Authors: Baur, Kilian; Wolf, Peter; Klamroth-Marganska, Verena; Bierbauer, Walter; Scholz, Urte; Riener, Robert; Duarte, Jaime E.
Multiplayer environments are thought to increase and prolongate active participation in robot-aided rehabilitation. We expect that environments linking patients with their spouses will particularly foster active participation. Thus, we developed two multiplayer games to link the game experience of two players: an Air Hockey game and a Haptic Kitchen game. In the competitive Air Hockey game, differences in skill levels between players were balanced by individualizing haptic guidance or damping forces. In the Haptic Kitchen game, a healthy player could support the patient’s movements using a virtual force field. The two players could control the haptic interaction since both the force field and the point of application were visualized. We tested the haptic performance balancing algorithm of the Air Hockey game and the spouse-controlled haptic support of the Kitchen game with patients post-stroke who trained both single- (i.e., alone) and multiplayer training (i.e., with spouse) in eight therapy sessions lasting 45 min each. Mean total rating in Intrinsic Motivation Inventory was 46.9 points (out of 63 points) for multiplayer modes, and 42.7 points for single player modes, respectively. The spouses applied the haptic support in the Haptic Kitchen game during 42 % of the total game duration. We are currently testing more patient-spouse couples to better understand the effects of using these haptic approaches on the behavior and recovery of patients. We foresee this approach can improve the motivation during training and positively influence the at-home behavior of patients, an important goal of rehabilitation training efforts.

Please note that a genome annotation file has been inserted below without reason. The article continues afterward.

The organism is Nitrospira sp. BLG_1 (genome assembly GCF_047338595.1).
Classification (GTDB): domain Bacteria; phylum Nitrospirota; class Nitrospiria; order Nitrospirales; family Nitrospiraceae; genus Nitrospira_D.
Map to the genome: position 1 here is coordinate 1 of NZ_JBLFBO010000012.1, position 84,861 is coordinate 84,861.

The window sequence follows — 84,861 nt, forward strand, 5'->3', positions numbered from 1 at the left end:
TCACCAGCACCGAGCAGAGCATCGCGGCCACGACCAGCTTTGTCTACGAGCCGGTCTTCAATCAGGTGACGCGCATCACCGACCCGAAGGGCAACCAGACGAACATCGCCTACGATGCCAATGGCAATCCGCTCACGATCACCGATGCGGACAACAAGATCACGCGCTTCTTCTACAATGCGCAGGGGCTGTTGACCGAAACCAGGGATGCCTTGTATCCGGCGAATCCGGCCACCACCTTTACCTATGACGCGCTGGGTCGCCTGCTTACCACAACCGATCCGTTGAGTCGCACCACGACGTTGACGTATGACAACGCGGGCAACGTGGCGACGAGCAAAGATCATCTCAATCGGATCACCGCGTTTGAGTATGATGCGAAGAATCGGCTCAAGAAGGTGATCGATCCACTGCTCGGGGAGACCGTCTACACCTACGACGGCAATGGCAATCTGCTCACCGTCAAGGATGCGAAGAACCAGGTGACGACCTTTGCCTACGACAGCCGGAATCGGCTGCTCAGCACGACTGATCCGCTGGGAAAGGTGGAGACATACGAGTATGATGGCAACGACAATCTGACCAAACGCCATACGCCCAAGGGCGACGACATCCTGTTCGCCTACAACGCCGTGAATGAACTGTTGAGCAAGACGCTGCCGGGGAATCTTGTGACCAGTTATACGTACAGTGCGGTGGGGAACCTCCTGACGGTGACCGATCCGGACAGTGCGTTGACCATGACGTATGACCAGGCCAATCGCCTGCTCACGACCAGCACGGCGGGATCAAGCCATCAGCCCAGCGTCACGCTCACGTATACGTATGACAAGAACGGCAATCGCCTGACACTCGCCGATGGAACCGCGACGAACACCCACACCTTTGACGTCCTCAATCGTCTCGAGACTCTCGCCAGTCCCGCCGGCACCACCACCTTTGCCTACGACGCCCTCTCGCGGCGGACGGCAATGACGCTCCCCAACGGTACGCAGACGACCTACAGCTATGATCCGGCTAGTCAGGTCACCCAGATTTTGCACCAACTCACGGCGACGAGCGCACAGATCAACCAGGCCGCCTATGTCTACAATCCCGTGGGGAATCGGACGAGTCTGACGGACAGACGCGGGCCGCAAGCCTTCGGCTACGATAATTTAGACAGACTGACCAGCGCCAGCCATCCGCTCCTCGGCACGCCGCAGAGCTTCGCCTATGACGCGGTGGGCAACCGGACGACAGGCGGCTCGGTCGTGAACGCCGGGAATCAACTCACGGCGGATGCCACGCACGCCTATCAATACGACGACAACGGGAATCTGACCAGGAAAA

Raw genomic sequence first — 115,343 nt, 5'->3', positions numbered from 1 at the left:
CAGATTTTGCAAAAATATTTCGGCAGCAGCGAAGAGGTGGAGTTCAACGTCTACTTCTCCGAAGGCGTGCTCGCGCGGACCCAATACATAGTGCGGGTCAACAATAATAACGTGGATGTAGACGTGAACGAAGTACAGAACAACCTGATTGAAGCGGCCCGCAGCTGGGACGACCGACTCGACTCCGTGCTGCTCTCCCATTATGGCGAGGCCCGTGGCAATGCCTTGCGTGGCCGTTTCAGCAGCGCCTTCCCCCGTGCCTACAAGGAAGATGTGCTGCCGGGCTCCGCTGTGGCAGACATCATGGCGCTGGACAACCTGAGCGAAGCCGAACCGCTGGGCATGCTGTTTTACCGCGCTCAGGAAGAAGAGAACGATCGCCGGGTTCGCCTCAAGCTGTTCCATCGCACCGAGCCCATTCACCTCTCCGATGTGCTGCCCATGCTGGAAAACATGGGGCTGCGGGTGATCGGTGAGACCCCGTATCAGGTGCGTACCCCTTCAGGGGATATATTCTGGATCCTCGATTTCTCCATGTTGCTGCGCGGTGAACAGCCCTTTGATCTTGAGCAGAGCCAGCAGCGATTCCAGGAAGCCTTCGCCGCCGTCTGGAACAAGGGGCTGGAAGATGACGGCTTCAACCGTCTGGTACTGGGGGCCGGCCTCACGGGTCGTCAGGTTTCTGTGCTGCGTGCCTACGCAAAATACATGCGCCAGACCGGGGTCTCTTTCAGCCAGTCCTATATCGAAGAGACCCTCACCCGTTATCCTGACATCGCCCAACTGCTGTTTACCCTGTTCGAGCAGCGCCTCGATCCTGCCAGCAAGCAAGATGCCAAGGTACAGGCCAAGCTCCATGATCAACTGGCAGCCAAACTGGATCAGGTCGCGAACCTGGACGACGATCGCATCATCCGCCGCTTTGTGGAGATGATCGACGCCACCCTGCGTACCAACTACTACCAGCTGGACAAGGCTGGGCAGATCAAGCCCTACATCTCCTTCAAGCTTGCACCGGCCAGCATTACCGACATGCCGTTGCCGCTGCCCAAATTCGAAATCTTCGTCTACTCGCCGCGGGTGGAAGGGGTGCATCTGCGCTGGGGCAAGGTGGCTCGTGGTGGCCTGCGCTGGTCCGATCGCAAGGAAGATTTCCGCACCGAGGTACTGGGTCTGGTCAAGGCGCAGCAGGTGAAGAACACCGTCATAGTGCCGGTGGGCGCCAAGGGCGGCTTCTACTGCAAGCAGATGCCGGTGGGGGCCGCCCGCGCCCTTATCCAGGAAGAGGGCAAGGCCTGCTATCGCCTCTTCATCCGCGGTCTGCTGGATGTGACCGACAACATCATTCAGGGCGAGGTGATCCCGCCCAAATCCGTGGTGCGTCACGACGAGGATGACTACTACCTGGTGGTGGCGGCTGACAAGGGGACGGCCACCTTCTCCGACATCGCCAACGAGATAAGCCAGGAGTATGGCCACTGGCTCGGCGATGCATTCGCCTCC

- Published in: 2018 IEEE/RSJ International Conference on Intelligent Robots and Systems (IROS)
- DOI: 10.1109/IROS.2018.8593769
- Date: 2018